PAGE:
When the Wildcats began the transition to Div. 1 in 2013, the university knew new expenses would come with the recognition. But with the football program operating budget $250,000 lower than the median of the Southland Conference playing the same level of competition wouldn’t cut it. That’s where guarantee games come in.
Football is not the only sport to book guarantee games, but it most certainly has the most to gain. Just this year alone, the program earned $650,000 for two guarantee games against Mountain West competition.
Early on in the transition period, it was enough to play the likes of New Mexico State, Georgia Southern and Troy, where the program made as much as $210,000 for its matchup with Troy. But as the Wildcats venture deeper into the Div. 1 era and expenses increase, the values of the game have to as well.
“We don’t get 350,000 dollars right in our pocket,” director of athletics Lee De Leon said. “It’s a big part of our revenue plans on the annual basis, but we also have to generate revenue through other sources like ticket sales, fundraising, sponsorships and merchandise and concessions and everything else we do. So it’s a big number but our goals and expectations is to generate between two and three million dollars per year in revenue, so it’s not the entire number either.
The Wildcats have played four Mountain West teams since 2015 and received between $325,000 and $350,000 for each of those games. The 2018 season will mark the programs transition from Mountain West guarantee games to Big-12 guarantee games, when the team travels to Waco to take on Baylor. De Leon said that game will pay between $375,000 and $400,000. A road trip to Kansas State in 2022 and two trips to Texas Tech in 2024 and 2026 is also expected to pay as much.
When ACU adds SEC competition in the likes of Mississippi State in 2019 and Texas A&M in 2020, De Leon said the program will get paid a maximum of $500,000 in for those games. But as many college football fans know it’s not just the income helping with set the operating budget that makes these high-profile games so appealing. De Leon said it gives the university national visibility and players get excited for these games.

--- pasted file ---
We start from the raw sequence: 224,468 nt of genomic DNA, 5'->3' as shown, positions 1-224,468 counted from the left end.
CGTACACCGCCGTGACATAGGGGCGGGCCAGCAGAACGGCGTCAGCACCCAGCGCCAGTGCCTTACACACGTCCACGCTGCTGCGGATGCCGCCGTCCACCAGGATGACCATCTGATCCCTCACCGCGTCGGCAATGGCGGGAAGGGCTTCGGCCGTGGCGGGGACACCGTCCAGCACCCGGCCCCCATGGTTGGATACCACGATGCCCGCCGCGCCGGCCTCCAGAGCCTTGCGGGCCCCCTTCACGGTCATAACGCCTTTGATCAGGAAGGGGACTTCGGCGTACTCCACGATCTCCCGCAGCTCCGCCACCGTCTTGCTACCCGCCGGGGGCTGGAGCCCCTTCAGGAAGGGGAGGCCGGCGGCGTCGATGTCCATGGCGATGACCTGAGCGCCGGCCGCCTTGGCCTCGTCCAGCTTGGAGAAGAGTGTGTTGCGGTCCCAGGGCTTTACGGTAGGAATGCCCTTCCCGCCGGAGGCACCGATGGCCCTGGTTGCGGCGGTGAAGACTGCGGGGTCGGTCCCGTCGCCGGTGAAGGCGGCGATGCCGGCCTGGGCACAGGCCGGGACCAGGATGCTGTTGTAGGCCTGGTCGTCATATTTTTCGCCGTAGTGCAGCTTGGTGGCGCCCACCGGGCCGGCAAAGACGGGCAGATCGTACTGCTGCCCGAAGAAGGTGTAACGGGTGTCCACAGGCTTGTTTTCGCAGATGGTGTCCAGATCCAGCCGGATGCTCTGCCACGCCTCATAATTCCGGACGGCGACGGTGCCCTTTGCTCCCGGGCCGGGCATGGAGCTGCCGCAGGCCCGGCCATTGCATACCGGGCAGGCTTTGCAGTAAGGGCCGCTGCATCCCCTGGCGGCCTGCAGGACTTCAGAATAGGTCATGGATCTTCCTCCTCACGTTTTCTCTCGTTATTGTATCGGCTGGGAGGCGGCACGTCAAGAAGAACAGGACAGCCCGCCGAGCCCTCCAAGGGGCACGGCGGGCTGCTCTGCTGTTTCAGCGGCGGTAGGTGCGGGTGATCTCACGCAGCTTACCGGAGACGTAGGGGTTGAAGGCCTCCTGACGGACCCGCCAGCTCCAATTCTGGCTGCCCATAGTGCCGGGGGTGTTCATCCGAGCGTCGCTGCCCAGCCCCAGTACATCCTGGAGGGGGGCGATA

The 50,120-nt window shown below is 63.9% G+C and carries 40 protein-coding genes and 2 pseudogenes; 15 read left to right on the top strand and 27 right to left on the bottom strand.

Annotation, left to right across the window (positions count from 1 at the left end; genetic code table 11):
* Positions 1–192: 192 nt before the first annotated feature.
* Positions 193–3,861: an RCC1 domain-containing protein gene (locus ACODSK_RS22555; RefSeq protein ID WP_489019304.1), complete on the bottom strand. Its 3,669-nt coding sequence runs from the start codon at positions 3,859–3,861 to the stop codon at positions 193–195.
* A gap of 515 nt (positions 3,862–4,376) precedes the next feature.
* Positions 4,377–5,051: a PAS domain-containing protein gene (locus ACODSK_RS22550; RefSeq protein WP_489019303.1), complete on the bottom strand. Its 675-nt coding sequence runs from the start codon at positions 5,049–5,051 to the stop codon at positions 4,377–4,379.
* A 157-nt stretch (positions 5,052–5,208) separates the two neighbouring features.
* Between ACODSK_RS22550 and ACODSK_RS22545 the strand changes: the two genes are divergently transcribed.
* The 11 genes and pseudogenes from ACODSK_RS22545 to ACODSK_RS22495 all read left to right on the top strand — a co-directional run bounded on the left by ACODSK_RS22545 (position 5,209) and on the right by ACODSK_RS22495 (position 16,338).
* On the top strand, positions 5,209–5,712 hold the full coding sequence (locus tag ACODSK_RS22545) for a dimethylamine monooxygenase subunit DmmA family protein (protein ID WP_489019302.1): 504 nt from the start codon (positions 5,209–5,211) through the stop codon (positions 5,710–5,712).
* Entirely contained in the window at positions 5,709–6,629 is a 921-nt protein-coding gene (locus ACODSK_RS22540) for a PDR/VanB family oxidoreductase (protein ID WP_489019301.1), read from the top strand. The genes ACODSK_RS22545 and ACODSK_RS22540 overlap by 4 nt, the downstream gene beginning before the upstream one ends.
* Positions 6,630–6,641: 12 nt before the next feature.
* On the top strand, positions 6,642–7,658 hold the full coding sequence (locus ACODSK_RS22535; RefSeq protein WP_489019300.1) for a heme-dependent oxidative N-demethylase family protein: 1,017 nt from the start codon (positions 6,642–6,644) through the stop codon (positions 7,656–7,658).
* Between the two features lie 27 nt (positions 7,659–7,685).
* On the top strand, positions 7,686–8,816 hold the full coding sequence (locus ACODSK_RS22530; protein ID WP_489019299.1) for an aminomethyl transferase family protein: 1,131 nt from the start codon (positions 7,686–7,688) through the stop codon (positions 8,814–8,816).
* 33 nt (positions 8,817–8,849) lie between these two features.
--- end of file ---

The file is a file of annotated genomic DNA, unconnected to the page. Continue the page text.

“We get to play in front of huge crowds, we get to be on T.V., and we get to go to a different part of the country that may or may not have ever heard about Abilene Christian University,” De Leon said. “So it’s tremendous exposure for the entire university not just the football team.”
For many of the FCS or smaller FBS games in these games, it’s also a chance to prove something.
“The great thing about games like those is it gives a chance for us smaller schools to go and experience the big game atmosphere while also giving us a chance to prove we can play up to that level,” senior linebacker Sam Denmark said. “It is huge when a smaller school goes and beats an FBS team.”
And that’s exactly what happened earlier this season when Troy was paid $985,000 to play LSU, and the Trojans came away with 24-21 victory over the Tigers. With FBS programs allowed 85 scholarships and FCS just 63, these games give the “underdogs” something to play for.
“You’re guys are going to get fired up to play on the big stage to play against the bigger teams,” De Leon said. “And those bigger teams often overlook the smaller guys like us, so it gives you the opportunity for an upset and everyone loves to cheer for the upset. And it’s just a necessary part of being an Div. 1 FCS school.”
De Leon also said that booking these types of games can be informal and a result of text conversation, or it can take two years like the two-game series against Texas Tech. But at the end of the day, when the game is played, these games and this aspect of college football is a big reason why FCS schools and smaller FBS schools can compete at the highest level.